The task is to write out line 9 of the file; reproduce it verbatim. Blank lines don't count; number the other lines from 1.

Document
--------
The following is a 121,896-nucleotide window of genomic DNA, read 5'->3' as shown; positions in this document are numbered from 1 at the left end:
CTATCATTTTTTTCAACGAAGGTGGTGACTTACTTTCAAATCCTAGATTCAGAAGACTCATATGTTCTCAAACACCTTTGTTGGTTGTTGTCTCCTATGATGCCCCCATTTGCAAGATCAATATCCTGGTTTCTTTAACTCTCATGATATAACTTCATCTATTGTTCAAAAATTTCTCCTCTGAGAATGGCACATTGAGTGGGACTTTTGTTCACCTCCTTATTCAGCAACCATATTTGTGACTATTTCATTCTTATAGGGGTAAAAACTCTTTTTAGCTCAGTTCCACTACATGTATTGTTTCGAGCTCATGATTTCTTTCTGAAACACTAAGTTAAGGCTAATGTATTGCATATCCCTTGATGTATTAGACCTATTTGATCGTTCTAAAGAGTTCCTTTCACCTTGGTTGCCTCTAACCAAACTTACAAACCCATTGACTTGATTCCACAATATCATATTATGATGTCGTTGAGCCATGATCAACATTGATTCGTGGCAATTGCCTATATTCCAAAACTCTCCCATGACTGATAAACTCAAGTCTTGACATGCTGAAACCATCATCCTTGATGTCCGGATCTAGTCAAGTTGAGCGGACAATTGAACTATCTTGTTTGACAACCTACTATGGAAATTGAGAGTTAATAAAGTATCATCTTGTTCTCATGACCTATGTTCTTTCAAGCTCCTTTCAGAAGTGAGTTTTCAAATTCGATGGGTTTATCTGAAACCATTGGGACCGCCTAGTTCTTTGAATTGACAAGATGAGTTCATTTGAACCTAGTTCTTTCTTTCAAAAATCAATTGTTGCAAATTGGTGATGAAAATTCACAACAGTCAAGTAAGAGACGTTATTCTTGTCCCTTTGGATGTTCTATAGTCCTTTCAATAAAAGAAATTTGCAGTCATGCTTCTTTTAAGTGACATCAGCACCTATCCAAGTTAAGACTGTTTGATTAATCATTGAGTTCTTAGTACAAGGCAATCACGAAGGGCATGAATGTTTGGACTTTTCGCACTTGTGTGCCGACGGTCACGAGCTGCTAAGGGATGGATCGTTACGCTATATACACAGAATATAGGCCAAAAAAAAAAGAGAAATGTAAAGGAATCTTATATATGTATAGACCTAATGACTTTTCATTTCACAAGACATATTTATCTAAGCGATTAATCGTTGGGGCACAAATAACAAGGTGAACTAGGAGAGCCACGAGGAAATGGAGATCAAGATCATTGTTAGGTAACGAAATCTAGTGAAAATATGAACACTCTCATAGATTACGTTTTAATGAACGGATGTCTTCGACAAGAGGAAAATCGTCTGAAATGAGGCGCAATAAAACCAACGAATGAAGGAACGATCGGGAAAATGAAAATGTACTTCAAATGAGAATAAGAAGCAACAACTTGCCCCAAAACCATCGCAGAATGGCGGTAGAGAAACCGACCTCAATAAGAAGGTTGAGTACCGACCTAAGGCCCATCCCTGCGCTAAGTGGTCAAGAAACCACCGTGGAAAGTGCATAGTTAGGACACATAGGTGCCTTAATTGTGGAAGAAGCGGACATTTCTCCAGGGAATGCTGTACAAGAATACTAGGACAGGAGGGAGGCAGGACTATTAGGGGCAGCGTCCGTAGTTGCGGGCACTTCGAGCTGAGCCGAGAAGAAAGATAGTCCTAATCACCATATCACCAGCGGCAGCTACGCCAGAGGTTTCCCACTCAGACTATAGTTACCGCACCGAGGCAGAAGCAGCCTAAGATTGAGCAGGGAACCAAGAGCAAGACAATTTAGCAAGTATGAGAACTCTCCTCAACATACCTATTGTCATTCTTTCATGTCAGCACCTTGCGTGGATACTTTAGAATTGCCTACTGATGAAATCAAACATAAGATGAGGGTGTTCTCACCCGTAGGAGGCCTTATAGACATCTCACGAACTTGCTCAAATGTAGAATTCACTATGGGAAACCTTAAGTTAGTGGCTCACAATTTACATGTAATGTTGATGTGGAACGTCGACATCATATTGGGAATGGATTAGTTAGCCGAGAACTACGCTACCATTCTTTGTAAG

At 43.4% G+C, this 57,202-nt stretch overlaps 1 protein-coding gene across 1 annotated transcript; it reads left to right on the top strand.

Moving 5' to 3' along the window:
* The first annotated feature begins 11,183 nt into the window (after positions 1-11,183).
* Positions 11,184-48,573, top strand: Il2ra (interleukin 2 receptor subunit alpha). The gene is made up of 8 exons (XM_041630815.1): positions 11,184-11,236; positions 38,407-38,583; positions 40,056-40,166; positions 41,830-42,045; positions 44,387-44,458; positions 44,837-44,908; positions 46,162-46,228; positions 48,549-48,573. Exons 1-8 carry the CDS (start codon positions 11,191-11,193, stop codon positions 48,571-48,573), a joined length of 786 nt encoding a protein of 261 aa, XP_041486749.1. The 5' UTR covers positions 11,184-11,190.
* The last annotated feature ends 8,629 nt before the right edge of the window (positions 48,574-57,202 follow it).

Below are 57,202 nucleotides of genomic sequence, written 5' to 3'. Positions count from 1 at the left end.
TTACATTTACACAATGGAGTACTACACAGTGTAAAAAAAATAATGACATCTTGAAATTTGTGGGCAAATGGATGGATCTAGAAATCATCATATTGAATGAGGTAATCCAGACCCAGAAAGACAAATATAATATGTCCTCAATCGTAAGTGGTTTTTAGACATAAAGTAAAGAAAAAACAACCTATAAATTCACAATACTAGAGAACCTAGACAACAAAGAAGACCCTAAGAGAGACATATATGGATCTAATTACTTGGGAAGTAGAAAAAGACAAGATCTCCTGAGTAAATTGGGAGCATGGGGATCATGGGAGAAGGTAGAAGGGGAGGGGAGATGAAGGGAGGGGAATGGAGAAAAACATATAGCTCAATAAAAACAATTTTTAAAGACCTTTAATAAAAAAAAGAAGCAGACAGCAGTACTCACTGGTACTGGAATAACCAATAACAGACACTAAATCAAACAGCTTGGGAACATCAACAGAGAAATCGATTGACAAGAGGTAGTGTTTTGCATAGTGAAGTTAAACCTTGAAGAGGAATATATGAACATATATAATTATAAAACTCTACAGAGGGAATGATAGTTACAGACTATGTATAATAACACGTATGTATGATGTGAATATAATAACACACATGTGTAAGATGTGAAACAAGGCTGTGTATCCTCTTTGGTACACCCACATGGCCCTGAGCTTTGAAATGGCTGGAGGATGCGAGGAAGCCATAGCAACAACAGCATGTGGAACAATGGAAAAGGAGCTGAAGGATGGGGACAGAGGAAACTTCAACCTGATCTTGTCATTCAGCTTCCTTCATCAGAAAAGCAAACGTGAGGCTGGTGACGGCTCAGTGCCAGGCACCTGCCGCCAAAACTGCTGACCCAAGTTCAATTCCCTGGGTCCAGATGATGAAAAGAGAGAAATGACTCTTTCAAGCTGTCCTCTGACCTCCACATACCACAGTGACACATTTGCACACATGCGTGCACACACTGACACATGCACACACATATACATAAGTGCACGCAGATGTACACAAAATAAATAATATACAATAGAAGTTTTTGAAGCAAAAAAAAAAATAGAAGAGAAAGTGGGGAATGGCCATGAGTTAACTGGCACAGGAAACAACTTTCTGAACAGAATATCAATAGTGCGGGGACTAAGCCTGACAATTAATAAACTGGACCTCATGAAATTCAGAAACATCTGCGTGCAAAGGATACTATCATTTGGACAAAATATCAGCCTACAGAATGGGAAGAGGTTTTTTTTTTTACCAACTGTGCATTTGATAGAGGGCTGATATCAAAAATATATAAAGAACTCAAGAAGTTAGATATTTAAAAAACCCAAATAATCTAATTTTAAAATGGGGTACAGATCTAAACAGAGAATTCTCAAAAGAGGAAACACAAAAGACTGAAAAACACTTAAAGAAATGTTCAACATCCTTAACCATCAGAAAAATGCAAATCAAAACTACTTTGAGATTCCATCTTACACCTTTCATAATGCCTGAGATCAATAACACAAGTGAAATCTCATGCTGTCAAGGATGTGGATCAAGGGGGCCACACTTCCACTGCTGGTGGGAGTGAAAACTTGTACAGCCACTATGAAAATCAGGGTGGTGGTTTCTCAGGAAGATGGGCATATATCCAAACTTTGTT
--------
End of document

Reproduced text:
TTACATTTACACAATGGAGTACTACACAGTGTAAAAAAAATAATGACATCTTGAAATTTGTGGGCAAATGGATGGATCTAGAAATCATCATATTGAATGAGGTAATCCAGACCCAGAAAGACAAATATAATATGTCCTCAATCGTAAGTGGTTTTTAGACATAAAGTAAAGAAAAAACAACCTATAAATTCACAATACTAGAGAACCTAGACAACAAAGAAGACCCTAAGAGAGACATATATGGATCTAATTACTTGGGAAGTAGAAAAAGACAAGATCTCCTGAGTAAATTGGGAGCATGGGGATCATGGGAGAAGGTAGAAGGGGAGGGGAGATGAAGGGAGGGGAATGGAGAAAAACATATAGCTCAATAAAAACAATTTTTAAAGACCTTTAATAAAAAAAAGAAGCAGACAGCAGTACTCACTGGTACTGGAATAACCAATAACAGACACTAAATCAAACAGCTTGGGAACATCAACAGAGAAATCGATTGACAAGAGGTAGTGTTTTGCATAGTGAAGTTAAACCTTGAAGAGGAATATATGAACATATATAATTATAAAACTCTACAGAGGGAATGATAGTTACAGACTATGTATAATAACACGTATGTATGATGTGAATATAATAACACACATGTGTAAGATGTGAAACAAGGCTGTGTATCCTCTTTGGTACACCCACATGGCCCTGAGCTTTGAAATGGCTGGAGGATGCGAGGAAGCCATAGCAACAACAGCATGTGGAACAATGGAAAAGGAGCTGAAGGATGGGGACAGAGGAAACTTCAACCTGATCTTGTCATTCAGCTTCCTTCATCAGAAAAGCAAACGTGAGGCTGGTGACGGCTCAGTGCCAGGCACCTGCCGCCAAAACTGCTGACCCAAGTTCAATTCCCTGGGTCCAGATGATGAAAAGAGAGAAATGACTCTTTCAAGCTGTCCTCTGACCTCCACATACCACAGTGACACATTTGCACACATGCGTGCACACACTGACACATGCACACACATATACATAAGTGCACGCAGATGTACACAAAATAAATAATATACAATAGAAGTTTTTGAAGCAAAAAAAAAAATAGAAGAGAAAGTGGGGAATGGCCATGAGTTAACTGGCACAGGAAACAACTTTCTGAACAGAATATCAATAGTGCGGGGACTAAGCCTGACAATTAATAAACTGGACCTCATGAAATTCAGAAACATCTGCGTGCAAAGGATACTATCATTTGGACAAAATATCAGCCTACAGAATGGGAAGAGGTTTTTTTTTTTACCAACTGTGCATTTGATAGAGGGCTGATATCAAAAATATATAAAGAACTCAAGAAGTTAGATATTTAAAAAACCCAAATAATCTAATTTTAAAATGGGGTACAGATCTAAACAGAGAATTCTCAAAAGAGGAAACACAAAAGACTGAAAAACACTTAAAGAAATGTTCAACATCCTTAACCATCAGAAAAATGCAAATCAAAACTACTTTGAGATTCCATCTTACACCTTTCATAATGCCTGAGATCAATAACACAAGTGAAATCTCATGCTGTCAAGGATGTGGATCAAGGGGGCCACACTTCCACTGCTGGTGGGAGTGAAAACTTGTACAGCCACTATGAAAATCAGGGTGGTGGTTTCTCAGGAAGATGGGCATATATCCAAACTTTGTT